In this special issue we present eight papers, which demonstrate how specific individual and communities of microorganisms, including bacteria and fungi, have profound effects on the traits expressed by, biosynthetic pathways regulated by and transcriptional responses of the host plant. We then go on to present some research which harnesses this understanding to enhance plants resistance to pathogens. The papers present research which is focused on both pathogenic and beneficial microorganisms interacting with a range of host plants including ornamentals, those which produce pharmaceuticals, agricultural plants, both legume and cereals, and model plants. The research also covers the role of microorganisms in general growth promotion and tolerance to biotic stress, disease and fungal infection resistance, and abiotic stress including salt tolerance and promotion of nitrogen fixation. Collectively, this research demonstrates that it is possible to develop a fundamental understanding of the biochemical and molecular signals involved in plant responses to microorganisms and translate this into a predictable plant trait response, which has the potential to enhance a plants tolerance to stress.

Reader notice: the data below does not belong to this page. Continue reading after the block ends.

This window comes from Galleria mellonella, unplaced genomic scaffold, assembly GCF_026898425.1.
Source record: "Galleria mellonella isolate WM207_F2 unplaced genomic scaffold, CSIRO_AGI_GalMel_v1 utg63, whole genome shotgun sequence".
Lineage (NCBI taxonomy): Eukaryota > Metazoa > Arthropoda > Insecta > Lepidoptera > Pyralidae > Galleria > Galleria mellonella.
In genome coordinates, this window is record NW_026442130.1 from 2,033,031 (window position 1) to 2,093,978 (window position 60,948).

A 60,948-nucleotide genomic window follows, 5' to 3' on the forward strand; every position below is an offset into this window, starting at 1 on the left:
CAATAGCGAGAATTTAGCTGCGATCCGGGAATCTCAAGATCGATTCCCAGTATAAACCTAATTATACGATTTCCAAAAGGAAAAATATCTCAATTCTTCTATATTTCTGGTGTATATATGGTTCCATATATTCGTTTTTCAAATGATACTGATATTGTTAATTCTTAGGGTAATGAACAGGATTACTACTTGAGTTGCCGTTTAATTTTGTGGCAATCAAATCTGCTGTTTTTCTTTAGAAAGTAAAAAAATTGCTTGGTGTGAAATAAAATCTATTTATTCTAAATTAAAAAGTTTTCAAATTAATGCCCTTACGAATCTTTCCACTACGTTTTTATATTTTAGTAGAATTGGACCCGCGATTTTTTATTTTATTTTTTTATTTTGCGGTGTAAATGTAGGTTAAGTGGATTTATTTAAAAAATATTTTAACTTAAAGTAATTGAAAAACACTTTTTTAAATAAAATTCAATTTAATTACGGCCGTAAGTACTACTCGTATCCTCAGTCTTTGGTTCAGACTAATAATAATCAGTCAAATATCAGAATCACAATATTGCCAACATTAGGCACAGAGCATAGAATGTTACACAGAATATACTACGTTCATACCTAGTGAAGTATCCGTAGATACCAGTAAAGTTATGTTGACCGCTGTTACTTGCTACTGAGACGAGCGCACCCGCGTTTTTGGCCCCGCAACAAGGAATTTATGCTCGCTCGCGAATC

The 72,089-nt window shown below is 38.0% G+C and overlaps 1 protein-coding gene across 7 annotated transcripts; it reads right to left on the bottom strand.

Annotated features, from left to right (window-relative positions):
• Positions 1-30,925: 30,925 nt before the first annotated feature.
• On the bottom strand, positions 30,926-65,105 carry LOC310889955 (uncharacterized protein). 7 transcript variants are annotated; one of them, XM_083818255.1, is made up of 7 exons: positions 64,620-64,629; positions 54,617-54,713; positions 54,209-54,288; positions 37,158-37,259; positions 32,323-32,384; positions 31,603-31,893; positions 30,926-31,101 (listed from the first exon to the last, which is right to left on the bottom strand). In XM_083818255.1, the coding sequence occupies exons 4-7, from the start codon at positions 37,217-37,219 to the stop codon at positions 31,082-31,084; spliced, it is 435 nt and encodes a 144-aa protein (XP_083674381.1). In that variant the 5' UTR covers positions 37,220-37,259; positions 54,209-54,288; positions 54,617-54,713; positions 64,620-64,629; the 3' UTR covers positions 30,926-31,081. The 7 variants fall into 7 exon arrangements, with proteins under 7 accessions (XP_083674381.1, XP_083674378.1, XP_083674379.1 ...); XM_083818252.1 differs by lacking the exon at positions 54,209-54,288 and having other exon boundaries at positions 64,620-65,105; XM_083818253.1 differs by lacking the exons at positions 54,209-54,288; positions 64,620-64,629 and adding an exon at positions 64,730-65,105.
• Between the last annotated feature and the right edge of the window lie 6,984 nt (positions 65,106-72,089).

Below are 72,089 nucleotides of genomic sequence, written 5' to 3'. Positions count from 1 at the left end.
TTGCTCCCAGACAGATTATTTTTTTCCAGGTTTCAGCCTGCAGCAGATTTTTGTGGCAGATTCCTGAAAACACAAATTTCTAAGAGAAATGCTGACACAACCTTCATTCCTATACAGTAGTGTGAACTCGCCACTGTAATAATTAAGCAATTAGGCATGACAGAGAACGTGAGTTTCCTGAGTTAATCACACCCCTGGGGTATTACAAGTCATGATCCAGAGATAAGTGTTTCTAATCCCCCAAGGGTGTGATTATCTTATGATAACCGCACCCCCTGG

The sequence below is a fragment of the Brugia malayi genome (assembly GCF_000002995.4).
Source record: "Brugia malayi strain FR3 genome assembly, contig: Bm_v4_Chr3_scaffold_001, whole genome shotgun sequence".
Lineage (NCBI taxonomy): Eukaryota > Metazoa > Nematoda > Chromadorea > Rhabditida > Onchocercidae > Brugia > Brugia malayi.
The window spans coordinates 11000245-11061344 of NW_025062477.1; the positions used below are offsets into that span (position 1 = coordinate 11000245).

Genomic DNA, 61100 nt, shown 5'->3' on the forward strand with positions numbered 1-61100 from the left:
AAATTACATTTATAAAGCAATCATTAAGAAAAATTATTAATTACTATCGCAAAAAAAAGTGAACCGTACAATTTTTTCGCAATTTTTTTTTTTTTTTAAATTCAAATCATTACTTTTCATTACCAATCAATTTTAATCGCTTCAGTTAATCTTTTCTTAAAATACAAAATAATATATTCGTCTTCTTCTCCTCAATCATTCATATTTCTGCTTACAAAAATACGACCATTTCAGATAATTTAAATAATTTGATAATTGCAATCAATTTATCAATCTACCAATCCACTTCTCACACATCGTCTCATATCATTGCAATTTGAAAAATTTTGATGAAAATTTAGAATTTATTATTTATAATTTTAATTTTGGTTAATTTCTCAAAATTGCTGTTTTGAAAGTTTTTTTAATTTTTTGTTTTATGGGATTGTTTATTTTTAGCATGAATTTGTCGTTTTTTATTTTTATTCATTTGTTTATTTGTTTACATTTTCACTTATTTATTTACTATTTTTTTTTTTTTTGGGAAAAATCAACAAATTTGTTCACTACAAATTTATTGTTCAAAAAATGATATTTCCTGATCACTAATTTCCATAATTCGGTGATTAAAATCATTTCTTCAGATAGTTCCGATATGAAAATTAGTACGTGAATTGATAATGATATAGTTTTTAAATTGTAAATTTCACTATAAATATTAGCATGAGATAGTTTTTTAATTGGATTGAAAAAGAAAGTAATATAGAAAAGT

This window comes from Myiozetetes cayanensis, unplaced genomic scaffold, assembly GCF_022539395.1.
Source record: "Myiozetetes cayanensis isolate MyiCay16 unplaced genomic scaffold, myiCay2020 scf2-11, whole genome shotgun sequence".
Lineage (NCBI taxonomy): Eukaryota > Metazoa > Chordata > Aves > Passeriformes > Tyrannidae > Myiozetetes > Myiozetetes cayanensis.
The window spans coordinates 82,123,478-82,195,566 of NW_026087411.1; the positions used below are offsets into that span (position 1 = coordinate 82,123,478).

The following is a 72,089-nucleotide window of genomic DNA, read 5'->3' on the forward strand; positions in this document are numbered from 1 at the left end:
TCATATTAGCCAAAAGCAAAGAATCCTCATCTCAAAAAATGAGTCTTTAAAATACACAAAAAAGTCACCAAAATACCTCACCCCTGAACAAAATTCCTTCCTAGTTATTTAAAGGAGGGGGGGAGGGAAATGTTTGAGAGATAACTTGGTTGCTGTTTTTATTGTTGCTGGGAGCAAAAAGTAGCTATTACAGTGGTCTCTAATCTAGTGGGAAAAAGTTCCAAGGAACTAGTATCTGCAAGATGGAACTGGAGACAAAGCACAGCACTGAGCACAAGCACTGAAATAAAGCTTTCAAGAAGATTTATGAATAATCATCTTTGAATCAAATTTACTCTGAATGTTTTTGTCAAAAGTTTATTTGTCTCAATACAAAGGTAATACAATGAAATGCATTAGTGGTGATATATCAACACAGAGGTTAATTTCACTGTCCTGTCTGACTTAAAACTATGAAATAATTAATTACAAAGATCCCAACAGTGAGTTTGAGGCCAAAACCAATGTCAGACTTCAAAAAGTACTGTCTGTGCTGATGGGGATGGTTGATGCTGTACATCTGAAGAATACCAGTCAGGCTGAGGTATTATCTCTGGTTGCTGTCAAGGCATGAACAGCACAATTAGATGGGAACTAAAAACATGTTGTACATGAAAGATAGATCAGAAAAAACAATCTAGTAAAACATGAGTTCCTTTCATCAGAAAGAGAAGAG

With respect to how plant traits respond to microbial signals we present two papers (Patil et al. 2016; Tsavkelova et al. 2016). In Patil et al. (2016), 136 Pseudomonas isolates were classified based on plant growth promoting (PGP) traits (production of indole acetic acid and siderophore, phosphate solubilisation, biofilm formation and cyanogenesis) and the 12 best isolates were used for further studies on induction of resistance by seed priming. The isolate JUP121 showed the best disease protection against ragi blast disease. The elevated level of resistance in susceptible ragi plants observed through seed priming was similar to that of the resistant variety. They conclude that this can be adopted as a simple strategy to induce resistance in susceptible varieties. Similarly, Tsavkelova et al. (2016) aimed to select the plant growth promoting rhizobacteria (PGPR) for orchid seed germination. By the isolation of rhizoplane and endophytic rhizobacteria from Dendrobium moschatum roots, the known PGPR (Azospirillum, Enterobacter, Streptomyces) and less well known (Roseomonas, Agrococcus) strains were tested for the production of biologically active auxin. It was demonstrated that some isolates (Streptomyces and Azospirillum. Endophytic Agrococcus and Sphingomonas) provide significant promotion of orchid germination. Altogether, the data confirms that selection provides a good strategy for choosing the active strains of PGPR for germination of seeds.